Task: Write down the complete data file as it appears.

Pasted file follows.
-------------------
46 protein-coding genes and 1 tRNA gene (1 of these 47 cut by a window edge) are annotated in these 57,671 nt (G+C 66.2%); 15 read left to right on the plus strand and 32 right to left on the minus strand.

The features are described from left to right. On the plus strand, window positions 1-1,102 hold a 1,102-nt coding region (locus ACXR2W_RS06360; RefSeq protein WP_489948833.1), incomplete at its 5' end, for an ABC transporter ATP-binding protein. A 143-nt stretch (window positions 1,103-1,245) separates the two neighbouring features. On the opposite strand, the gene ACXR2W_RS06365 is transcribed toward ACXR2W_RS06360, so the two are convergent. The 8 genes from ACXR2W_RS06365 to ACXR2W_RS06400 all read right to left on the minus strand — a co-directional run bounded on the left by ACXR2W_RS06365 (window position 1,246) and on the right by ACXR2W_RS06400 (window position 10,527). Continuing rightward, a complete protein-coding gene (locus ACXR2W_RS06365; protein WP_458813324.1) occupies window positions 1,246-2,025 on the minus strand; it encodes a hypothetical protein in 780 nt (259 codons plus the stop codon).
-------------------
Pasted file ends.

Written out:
46 protein-coding genes and 1 tRNA gene (1 of these 47 cut by a window edge) are annotated in these 57,671 nt (G+C 66.2%); 15 read left to right on the plus strand and 32 right to left on the minus strand.

The features are described from left to right. On the plus strand, window positions 1-1,102 hold a 1,102-nt coding region (locus ACXR2W_RS06360; RefSeq protein WP_489948833.1), incomplete at its 5' end, for an ABC transporter ATP-binding protein. A 143-nt stretch (window positions 1,103-1,245) separates the two neighbouring features. On the opposite strand, the gene ACXR2W_RS06365 is transcribed toward ACXR2W_RS06360, so the two are convergent. The 8 genes from ACXR2W_RS06365 to ACXR2W_RS06400 all read right to left on the minus strand — a co-directional run bounded on the left by ACXR2W_RS06365 (window position 1,246) and on the right by ACXR2W_RS06400 (window position 10,527). Continuing rightward, a complete protein-coding gene (locus ACXR2W_RS06365; protein WP_458813324.1) occupies window positions 1,246-2,025 on the minus strand; it encodes a hypothetical protein in 780 nt (259 codons plus the stop codon).